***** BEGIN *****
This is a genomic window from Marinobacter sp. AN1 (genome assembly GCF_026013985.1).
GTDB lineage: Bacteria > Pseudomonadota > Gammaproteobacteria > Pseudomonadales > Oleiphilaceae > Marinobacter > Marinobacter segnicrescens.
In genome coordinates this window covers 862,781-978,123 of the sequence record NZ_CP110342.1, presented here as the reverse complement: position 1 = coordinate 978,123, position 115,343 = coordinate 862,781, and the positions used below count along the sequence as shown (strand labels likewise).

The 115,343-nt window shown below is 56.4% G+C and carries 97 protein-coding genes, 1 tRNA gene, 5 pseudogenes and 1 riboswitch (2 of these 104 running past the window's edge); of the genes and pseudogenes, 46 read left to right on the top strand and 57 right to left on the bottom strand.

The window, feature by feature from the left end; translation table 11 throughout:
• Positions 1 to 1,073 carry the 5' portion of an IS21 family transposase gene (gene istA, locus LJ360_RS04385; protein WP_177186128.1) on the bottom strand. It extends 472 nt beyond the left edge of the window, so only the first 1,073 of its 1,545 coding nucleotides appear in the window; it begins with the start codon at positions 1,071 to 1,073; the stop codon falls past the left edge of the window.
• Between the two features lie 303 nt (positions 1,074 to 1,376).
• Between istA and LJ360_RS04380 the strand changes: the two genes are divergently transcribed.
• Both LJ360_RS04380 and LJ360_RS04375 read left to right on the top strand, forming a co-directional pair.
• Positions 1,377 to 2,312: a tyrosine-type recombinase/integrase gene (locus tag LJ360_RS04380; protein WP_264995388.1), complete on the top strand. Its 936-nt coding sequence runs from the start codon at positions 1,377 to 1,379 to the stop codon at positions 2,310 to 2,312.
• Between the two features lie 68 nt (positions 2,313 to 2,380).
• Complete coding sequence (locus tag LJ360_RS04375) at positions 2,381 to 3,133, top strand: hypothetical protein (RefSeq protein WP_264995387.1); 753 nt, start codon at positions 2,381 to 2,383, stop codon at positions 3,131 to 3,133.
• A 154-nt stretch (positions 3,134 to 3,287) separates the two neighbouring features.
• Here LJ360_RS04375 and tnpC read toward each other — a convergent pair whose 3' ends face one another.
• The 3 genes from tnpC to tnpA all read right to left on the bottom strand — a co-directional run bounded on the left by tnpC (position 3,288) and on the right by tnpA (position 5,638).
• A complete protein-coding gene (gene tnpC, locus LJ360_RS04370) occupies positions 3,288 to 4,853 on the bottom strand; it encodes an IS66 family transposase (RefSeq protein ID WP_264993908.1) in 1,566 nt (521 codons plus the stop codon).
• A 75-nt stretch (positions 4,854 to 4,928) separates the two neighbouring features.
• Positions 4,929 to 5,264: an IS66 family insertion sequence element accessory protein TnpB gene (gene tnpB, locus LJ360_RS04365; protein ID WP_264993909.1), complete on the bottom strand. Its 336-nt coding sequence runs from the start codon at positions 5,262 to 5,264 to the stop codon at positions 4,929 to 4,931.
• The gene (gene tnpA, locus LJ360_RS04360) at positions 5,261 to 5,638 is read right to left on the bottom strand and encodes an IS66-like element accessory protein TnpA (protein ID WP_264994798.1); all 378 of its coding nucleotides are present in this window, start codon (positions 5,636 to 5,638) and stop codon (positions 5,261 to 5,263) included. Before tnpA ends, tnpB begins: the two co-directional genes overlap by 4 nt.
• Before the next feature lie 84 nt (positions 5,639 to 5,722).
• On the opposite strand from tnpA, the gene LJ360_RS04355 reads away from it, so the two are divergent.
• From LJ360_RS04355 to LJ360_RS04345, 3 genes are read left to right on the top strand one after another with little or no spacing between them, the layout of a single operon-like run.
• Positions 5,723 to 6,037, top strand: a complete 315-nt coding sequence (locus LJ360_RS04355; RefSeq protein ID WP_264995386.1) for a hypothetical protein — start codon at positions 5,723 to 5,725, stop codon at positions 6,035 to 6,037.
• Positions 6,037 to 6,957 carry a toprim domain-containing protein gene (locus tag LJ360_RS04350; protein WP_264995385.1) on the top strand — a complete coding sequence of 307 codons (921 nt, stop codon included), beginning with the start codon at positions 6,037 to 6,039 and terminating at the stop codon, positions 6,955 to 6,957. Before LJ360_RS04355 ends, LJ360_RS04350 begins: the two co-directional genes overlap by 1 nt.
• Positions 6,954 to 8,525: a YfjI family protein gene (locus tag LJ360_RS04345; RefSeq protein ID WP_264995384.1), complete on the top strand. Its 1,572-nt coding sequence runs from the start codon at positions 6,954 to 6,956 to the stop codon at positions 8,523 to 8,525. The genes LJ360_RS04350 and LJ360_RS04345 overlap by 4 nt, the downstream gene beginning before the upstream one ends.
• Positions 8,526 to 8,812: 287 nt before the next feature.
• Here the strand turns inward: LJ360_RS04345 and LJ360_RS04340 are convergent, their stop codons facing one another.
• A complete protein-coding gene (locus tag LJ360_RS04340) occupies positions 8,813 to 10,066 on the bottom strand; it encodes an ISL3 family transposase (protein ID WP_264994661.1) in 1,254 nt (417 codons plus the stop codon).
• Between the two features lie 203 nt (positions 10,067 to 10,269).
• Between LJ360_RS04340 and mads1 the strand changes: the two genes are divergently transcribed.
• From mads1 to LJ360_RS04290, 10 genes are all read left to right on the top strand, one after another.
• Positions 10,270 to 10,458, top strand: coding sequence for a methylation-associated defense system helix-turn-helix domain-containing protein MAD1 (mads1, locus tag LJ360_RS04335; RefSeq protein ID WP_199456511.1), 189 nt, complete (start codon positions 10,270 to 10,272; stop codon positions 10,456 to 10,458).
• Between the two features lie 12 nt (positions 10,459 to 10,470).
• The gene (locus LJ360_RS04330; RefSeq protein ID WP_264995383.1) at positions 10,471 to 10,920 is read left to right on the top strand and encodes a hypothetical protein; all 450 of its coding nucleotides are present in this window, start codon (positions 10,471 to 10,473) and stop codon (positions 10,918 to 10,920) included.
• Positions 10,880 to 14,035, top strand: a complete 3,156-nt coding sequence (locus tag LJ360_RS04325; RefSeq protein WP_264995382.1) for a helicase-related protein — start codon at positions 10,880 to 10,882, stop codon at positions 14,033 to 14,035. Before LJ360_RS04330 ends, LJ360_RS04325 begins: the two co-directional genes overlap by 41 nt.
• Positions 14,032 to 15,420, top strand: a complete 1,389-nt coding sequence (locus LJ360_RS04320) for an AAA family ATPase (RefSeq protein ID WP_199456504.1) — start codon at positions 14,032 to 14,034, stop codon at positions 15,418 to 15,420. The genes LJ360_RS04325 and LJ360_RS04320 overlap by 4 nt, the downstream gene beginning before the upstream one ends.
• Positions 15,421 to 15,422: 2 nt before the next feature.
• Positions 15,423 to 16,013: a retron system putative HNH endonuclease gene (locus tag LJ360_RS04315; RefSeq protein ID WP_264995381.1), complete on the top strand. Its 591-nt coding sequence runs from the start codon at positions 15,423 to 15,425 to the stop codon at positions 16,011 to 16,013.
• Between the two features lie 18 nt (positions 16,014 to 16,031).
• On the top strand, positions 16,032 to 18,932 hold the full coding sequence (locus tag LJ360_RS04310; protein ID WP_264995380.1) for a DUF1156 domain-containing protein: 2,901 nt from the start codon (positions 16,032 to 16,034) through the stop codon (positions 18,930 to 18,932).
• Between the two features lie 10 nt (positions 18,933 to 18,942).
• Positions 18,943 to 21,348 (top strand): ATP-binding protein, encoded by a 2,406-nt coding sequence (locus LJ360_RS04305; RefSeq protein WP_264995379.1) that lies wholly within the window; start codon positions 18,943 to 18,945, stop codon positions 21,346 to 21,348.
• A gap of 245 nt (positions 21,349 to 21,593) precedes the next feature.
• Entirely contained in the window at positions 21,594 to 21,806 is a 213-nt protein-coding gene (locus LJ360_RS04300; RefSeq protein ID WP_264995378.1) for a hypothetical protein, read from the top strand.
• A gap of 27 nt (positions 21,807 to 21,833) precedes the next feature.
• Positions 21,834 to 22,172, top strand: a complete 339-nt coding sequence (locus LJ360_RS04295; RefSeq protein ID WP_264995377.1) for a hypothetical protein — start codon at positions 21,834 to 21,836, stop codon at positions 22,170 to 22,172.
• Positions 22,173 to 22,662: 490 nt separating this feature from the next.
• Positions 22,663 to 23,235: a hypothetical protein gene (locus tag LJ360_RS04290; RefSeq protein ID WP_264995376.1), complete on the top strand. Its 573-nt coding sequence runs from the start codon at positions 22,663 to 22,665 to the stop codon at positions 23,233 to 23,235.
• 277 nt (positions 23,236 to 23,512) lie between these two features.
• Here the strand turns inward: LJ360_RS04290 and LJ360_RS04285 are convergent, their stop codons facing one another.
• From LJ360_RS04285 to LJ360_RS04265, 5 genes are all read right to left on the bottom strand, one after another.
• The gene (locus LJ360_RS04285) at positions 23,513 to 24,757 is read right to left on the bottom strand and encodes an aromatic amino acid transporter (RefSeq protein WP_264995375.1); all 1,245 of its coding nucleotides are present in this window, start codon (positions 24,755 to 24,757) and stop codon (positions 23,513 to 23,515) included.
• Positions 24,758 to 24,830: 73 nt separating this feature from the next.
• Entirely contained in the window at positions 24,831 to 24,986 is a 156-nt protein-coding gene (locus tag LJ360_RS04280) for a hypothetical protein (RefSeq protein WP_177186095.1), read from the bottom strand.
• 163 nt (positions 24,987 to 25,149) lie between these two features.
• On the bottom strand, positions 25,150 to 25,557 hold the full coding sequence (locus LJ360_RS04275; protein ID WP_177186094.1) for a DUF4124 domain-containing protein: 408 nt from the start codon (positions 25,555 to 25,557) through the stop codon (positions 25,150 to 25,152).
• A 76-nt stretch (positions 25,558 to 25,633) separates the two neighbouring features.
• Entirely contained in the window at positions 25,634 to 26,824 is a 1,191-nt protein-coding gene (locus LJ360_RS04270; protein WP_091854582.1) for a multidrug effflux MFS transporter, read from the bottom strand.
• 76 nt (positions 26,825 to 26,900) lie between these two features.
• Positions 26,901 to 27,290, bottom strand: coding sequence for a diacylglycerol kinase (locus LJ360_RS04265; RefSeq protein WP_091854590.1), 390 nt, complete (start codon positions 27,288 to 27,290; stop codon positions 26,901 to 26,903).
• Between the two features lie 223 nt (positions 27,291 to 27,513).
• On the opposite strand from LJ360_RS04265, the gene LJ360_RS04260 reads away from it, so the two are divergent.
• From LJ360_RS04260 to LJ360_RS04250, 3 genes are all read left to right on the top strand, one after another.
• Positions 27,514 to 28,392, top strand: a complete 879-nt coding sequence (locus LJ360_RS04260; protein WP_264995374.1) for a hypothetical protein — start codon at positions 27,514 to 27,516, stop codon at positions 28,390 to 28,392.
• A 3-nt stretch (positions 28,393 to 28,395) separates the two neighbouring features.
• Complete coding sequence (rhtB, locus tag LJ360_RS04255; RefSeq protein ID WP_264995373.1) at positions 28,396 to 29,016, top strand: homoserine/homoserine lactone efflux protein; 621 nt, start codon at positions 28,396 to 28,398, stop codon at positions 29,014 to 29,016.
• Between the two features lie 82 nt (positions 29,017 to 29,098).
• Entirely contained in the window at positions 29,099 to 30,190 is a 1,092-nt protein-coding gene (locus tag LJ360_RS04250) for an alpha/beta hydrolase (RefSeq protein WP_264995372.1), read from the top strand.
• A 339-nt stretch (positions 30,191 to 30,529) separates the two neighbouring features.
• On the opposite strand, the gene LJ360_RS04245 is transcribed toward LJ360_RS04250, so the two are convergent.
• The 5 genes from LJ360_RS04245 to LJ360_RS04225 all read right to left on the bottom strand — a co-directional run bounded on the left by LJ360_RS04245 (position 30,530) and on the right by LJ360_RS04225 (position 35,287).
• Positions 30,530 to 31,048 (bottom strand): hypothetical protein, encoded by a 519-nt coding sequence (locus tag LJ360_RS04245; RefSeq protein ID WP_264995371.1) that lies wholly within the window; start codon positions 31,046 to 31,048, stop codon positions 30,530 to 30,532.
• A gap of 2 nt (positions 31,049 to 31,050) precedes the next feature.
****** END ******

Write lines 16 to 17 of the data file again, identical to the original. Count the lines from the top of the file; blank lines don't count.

• A complete protein-coding gene (gene tnpC, locus LJ360_RS04370) occupies positions 3,288 to 4,853 on the bottom strand; it encodes an IS66 family transposase (RefSeq protein ID WP_264993908.1) in 1,566 nt (521 codons plus the stop codon).
• A 75-nt stretch (positions 4,854 to 4,928) separates the two neighbouring features.